Though the arrival of spring has been a highly-anticipated event for most in the Mid-Ohio Valley, Marietta City Schools Superintendent Harry Fleming has even more reason to celebrate after returning to his post in March after an accident last year led to a long recovery and absence.
It was the last days of October 2013 when Fleming was injured from a severe fall, in which time the district appointed Marietta Middle School Principal Will Hampton as acting superintendent.
Fleming, who has now served in the Marietta district for more than 30 total years, said he was happy to get back to work and pick up where he left off.
JACKIE RUNION The Marietta Times
From left, Marietta City Schools Superintendent Harry Fleming, Phillips Elementary Principal Joe Finley and Harmar Elementary School Principal Cheryl Cook discuss plans for the new school year. Fleming returned to work in March after an accident had him working from home for several months.
Staff say they are glad to have Fleming back, and administrators have said they are happy that his return followed a smooth period of operating the district in his absence.
"I'm glad to get back in and out of the house," said Fleming, who has been working from home since December, rotating time back in the office off and on before finally returning full-time in early March.
Fleming worked in the district for 28 years beginning in 1976, then spent seven years as superintendent of Belpre City Schools, eventually returning post-retirement to work as the superintendent in Marietta. He is now in his third consecutive year.
Superintendent Harry Fleming returns to work:
Early March: Fleming returned full-time as superintendent
October 2013-spring 2014: Marietta Middle School Principal Will Hampton served as acting superintendent.
Fleming has worked 31 total years for Marietta.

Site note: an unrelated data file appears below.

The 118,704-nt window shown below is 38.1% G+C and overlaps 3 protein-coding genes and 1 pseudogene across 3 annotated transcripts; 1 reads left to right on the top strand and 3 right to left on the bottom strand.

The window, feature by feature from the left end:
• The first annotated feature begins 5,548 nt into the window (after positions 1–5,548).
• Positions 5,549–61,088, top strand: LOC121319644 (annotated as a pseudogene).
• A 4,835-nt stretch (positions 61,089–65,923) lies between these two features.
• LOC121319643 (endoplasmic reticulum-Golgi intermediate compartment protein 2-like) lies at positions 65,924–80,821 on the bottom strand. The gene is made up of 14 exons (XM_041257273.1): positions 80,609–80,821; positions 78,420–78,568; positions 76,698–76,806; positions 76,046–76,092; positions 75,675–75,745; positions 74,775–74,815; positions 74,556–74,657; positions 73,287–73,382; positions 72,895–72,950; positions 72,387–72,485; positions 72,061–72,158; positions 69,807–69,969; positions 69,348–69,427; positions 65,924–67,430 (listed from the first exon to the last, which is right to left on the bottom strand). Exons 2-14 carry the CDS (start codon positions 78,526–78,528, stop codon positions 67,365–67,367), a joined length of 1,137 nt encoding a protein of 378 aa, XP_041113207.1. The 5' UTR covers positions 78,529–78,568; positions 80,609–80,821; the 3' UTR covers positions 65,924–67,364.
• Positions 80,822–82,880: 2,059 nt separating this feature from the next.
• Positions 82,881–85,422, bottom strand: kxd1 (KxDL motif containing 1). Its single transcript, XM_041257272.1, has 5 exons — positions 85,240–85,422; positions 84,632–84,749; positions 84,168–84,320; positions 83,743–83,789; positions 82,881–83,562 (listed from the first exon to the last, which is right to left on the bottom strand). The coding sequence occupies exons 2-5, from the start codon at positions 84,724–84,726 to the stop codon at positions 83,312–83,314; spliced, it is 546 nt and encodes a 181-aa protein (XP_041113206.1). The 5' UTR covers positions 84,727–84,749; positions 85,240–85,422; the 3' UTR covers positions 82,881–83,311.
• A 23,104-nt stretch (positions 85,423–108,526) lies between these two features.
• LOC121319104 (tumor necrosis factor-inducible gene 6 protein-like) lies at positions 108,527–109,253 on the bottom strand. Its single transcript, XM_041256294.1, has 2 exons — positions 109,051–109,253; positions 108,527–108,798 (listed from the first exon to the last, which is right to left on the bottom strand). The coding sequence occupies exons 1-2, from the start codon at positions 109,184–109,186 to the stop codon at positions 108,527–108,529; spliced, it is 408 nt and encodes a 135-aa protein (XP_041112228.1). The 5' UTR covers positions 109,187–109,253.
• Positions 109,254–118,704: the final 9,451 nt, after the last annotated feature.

Fleming now in his third consecutive year as superintendent.
"Right now I'm just trying to work on next year, as it is coming up soon," he said. "We know of the retirees in the district and we've been working on securing replacements; all the usual things for the end of the year."
Fleming also came straight back to work on the days-to-hours transition, where Ohio schools will transition into a schedule based on a minimum requirement of hours.
"I've spent a lot of time since December on the telephone, emailing and trying to solve the problems of the district while at home recovering," Fleming said.
Still using a neck brace and unable to drive, Fleming said he has been relying on other administrators and family to make sure he gets everywhere he needs to be. He hopes to be fully recovered sometime in May.
Hampton served for about four months as acting superintendent until Fleming returned full-time, an appointment that administrators agreed was highly effective.
"(Hampton) kept stability in the system when we needed it most, and was good at communicating and always willing to take advice," said Don Atkins, a member of the board of education. "It made the transition much easier."
Hampton, who holds a license that allows him to serve as a superintendent, said he was grateful to have the experience.
"I'm glad he is back on his feet and but I'm also glad to be back in my building," he said. "One full-time job is enough."
Fleming and Hampton have been collaborating extensively throughout Fleming's absence and continue to work on business as a team.
"He has really allowed me to continue in projects and some of the things that were already rolling so that I can stay connected to what I started, rather than just walking away," Hampton said. "It's been an incredible opportunity to learn another level of education."
Hampton said though it was an immense responsibility, he thinks that the experience has given him a new perspective on how decisions are made, and knows it will make him a better administrator and would definitely make him a better teacher if he returned to the classroom.
"During his tenure, Harry has been a proponent of a strong administrative team," said Bill Lee, principal of Marietta High School. "It was the camaraderie that kept us together and keep us solidified throughout his absence."
The district, like many in the area, has been undergoing plenty of changes in regards to calamity days, new state testing, the Race to the Top initiative and new career-based programs, all that Fleming said he is just continuing to work on.
"We've got an outstanding team, many who were instrumental in keeping it all running," Fleming said. "Now I'm just getting back to business."